(via Federal Building — Historic Detroit)

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Detroit, Michigan, circa 1912. “Detroit Post Office.” Behold the sooty Motor City. 8x10 inch dry plate glass negative, Detroit Publishing Company.

(via The Big P.O.: 1912 | Shorpy Historical Photo Archive)

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Detroit, Michigan, circa 1902. “Post Office.” 8x10 inch dry plate glass negative, Detroit Publishing Company.

   (via D.P.O.: 1902 | Shorpy Historical Photo Archive)

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Circa 1897. “Post Office, Detroit.” Sign on utility pole: “Please do not spit on the sidewalk.” 8x10 glass negative, Detroit Publishing Co.

   (via Detroit: 1897 | Shorpy Historical Photo Archive)

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Detroit, Michigan, circa 1910. “Wayne County Building.” The Motor City before it got very motorized. Detroit Publishing Company glass negative.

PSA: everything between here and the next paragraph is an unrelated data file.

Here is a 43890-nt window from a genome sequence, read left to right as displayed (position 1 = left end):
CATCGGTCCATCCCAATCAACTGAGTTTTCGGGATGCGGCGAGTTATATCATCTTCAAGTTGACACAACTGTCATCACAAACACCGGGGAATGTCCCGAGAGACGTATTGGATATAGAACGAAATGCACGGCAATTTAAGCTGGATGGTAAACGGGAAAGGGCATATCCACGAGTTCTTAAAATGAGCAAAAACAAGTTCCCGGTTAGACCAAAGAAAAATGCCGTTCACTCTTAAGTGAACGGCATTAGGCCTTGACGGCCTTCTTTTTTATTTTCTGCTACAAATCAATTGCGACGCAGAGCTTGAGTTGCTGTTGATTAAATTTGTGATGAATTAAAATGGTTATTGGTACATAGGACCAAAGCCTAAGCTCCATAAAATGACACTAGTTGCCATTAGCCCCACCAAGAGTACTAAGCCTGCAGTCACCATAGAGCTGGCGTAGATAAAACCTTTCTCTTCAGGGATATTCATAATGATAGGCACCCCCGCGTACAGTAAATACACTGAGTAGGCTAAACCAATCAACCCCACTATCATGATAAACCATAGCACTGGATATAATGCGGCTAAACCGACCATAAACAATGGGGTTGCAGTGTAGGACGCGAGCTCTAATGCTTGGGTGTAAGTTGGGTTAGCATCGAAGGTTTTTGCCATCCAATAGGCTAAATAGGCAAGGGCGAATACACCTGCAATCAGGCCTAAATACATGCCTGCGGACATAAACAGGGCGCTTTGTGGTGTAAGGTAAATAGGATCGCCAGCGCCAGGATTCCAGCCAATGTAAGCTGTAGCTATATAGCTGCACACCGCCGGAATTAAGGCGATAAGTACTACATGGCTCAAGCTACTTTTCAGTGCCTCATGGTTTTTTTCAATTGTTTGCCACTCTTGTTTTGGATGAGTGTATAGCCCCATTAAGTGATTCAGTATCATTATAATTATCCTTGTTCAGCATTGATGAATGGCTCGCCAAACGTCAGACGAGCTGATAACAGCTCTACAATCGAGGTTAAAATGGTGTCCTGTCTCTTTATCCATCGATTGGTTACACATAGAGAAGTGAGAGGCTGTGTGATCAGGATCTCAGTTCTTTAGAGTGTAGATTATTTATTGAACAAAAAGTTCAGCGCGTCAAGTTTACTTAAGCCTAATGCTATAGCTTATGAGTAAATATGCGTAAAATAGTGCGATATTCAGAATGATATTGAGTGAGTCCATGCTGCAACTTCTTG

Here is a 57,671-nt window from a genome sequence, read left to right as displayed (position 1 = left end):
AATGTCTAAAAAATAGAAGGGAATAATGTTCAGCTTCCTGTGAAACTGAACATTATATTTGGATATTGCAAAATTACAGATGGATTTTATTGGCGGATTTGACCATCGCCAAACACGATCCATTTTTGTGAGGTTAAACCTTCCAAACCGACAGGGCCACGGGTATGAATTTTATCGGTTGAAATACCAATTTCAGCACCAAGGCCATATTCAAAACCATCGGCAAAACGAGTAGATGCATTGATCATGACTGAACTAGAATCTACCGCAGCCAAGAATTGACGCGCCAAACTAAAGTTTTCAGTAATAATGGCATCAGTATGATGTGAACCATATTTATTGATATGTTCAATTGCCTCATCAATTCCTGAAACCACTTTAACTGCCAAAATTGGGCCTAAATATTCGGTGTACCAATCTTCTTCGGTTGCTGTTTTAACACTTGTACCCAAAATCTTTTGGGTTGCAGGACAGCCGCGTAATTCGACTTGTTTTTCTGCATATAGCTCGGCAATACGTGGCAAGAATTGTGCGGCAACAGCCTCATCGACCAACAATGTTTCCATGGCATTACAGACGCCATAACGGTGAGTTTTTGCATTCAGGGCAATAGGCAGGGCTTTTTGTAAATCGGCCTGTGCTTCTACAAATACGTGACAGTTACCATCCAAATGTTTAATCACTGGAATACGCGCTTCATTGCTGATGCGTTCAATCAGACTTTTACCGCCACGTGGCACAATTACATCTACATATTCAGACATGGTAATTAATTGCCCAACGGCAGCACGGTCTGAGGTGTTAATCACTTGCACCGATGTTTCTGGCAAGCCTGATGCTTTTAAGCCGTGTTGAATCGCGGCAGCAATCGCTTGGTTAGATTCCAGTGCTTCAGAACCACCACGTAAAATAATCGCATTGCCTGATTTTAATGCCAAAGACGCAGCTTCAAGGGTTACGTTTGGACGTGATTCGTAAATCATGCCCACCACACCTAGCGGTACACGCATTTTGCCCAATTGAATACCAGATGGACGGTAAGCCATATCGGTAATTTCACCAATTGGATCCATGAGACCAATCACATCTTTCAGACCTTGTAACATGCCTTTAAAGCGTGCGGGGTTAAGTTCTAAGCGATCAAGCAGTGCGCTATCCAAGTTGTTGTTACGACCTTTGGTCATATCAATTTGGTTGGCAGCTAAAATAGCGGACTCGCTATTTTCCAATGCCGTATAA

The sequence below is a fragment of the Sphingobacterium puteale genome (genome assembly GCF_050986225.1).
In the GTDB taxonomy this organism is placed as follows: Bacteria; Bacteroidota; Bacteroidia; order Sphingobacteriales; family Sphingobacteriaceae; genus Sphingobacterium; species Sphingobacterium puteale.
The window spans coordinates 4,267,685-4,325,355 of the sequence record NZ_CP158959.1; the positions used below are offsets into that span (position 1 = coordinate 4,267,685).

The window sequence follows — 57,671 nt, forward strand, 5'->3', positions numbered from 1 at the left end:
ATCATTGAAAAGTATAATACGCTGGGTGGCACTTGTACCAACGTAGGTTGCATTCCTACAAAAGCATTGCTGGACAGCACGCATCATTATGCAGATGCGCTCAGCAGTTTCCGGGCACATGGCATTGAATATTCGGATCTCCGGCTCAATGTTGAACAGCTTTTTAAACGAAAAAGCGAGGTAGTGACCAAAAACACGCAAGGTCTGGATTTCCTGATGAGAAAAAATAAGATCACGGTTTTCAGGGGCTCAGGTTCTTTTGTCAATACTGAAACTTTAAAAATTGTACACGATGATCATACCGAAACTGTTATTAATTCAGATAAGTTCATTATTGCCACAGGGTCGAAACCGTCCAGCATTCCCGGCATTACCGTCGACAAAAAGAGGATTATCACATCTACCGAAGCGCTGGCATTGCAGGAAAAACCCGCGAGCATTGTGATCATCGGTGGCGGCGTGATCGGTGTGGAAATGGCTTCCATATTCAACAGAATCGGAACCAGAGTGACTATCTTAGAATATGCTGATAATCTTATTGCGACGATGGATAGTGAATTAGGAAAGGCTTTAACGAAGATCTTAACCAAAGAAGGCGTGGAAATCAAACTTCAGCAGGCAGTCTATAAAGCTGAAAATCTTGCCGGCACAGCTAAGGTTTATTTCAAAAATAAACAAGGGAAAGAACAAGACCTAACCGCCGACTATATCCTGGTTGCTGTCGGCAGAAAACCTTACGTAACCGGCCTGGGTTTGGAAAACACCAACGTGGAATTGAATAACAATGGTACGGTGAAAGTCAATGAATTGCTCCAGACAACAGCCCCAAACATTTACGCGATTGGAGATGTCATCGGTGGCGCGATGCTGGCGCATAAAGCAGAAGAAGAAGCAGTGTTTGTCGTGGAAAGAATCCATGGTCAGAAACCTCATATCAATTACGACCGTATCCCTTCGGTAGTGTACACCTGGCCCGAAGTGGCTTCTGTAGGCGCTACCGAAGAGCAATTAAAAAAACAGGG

(via Wayne County Building: 1910 | Shorpy Historical Photo Archive)

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Detroit, Michigan, circa 1900. “Scene in Clark Park.” In the background is merry-go-round we saw a few days ago. 8x10 glass negative.

(via Clark Park, Detroit: 1900 | Shorpy Historical Photo Archive)

August 28 2013

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Detroit, Michigan, circa 1907. “New casino at Belle Isle Park.” 8x10 inch dry plate glass negative, Detroit Publishing Company.

   (via The Casino at Belle Isle: 1907 | Shorpy Historical Photo Archive)

August 17 2013


Detroit: Pensions, Racism and Bankruptcy | Economic Policy Institute

… Gov. Snyder continues to shortchange Detroit today. Michigan’s economy has been steadily recovering from the Great Recession, but its revenue sharing with Detroit has continued to decline—from $268 million in 2009 to $239 million in 2010 and 2011. Gov. Snyder cut this revenue stream even further last year, by an additional 28%, to $173 million. In short, as Detroit’s problems worsened, he piled on. Snyder and the state legislature treat Detroit like an unwanted foster child.